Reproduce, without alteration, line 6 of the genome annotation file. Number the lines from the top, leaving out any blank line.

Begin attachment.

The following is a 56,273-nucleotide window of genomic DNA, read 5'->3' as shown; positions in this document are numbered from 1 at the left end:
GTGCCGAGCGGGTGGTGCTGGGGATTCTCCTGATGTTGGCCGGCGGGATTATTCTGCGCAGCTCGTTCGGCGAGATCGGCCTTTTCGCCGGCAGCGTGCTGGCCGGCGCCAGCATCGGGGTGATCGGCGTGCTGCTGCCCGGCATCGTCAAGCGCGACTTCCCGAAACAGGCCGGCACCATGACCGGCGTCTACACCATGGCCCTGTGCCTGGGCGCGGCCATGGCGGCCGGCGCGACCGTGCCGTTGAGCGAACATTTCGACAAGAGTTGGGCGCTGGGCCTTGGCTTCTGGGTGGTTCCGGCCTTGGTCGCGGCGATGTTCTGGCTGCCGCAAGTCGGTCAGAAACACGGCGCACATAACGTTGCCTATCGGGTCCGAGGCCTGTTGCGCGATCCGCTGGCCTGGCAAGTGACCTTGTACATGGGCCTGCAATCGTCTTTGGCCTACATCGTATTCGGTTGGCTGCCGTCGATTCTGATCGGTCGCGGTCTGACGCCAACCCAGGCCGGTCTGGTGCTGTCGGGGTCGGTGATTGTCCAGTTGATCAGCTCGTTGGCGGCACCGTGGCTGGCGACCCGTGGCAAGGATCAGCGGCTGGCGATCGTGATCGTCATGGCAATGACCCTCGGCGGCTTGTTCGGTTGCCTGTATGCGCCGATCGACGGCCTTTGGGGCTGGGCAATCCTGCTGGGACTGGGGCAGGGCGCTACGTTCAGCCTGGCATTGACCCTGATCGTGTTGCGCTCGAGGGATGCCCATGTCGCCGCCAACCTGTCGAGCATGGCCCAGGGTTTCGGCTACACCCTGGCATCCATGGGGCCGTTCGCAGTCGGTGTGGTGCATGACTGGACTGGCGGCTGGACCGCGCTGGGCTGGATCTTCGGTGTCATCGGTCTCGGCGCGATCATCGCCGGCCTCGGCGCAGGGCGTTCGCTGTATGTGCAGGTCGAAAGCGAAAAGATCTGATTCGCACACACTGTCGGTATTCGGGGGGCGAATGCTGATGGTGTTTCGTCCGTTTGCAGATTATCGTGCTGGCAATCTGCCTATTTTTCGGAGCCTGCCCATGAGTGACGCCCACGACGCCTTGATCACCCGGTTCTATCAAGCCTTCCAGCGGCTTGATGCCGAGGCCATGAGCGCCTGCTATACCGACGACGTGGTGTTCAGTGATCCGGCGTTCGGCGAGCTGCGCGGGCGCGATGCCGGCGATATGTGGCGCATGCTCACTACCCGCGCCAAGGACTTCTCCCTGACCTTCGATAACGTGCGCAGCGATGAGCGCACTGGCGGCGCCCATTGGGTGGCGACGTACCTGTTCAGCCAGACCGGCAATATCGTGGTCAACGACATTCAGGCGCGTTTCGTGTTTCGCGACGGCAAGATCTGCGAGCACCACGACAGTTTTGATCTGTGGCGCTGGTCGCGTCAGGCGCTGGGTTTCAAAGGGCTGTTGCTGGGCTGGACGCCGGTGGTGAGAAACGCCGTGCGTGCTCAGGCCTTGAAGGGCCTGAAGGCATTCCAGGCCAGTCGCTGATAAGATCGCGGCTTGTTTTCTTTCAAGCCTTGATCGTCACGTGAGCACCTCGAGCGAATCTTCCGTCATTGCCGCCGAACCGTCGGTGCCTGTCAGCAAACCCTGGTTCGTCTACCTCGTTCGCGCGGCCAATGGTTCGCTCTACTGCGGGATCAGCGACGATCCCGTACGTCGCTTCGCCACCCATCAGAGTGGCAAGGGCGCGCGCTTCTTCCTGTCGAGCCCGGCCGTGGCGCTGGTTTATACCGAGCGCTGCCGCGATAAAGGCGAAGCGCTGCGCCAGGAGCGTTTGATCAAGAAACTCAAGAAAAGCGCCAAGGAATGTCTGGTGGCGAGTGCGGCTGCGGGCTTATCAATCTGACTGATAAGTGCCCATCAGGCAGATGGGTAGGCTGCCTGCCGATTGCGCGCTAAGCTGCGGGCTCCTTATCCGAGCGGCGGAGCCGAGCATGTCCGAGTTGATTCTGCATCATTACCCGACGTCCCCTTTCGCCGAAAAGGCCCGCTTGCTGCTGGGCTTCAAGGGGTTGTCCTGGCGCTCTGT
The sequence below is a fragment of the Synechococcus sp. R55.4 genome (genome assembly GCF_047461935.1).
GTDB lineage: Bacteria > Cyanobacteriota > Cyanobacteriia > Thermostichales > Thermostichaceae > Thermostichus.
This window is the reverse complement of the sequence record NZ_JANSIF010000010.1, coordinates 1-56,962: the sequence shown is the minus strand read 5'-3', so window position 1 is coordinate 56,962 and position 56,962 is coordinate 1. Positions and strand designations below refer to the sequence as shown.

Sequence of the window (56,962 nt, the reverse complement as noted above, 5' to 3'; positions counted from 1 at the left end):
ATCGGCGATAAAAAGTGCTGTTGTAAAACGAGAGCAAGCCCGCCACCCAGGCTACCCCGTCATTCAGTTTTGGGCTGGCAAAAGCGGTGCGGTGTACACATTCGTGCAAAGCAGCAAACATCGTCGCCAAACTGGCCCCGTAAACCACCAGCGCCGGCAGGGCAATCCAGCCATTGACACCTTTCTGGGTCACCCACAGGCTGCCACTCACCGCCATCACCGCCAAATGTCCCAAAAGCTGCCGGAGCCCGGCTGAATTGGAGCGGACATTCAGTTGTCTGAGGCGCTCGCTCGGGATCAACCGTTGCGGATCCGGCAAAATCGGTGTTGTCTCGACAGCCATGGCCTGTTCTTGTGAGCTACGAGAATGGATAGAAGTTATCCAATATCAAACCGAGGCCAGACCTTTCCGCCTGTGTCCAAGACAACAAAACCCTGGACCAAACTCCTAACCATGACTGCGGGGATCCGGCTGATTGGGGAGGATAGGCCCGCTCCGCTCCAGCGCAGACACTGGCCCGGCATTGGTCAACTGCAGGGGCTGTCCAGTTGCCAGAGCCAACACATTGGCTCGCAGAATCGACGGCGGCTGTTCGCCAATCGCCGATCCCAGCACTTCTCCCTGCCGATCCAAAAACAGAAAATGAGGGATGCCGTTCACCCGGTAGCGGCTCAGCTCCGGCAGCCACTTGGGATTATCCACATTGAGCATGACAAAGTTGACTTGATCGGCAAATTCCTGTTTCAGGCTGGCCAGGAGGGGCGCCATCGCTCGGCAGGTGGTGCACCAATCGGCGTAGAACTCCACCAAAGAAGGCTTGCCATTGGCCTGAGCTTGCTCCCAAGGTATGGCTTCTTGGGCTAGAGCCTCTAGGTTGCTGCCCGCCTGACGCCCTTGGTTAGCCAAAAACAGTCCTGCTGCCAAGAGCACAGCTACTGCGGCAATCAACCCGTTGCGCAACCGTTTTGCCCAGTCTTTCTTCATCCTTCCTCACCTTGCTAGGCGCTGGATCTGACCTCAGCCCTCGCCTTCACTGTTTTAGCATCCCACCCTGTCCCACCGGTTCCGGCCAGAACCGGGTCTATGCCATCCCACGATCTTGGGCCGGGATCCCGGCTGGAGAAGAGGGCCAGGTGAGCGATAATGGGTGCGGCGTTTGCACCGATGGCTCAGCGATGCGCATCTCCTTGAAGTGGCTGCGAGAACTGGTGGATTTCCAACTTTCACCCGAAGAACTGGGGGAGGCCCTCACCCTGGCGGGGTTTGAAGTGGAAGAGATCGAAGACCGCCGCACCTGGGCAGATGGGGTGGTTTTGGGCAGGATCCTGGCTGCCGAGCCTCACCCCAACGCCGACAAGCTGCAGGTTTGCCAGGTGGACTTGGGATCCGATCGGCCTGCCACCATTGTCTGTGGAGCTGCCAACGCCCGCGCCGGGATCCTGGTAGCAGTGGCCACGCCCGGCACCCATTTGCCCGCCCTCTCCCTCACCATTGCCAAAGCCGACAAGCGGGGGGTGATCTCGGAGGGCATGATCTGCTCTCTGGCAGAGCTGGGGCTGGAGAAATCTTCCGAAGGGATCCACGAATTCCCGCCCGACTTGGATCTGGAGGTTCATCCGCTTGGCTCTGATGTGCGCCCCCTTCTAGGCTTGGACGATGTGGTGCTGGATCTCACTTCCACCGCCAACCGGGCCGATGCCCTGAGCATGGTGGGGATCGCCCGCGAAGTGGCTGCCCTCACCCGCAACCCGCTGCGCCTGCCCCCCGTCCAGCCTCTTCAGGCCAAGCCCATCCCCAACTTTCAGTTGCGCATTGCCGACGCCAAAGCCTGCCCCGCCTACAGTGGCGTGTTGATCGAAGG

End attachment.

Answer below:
Sequence of the window (56,962 nt, the reverse complement as noted above, 5' to 3'; positions counted from 1 at the left end):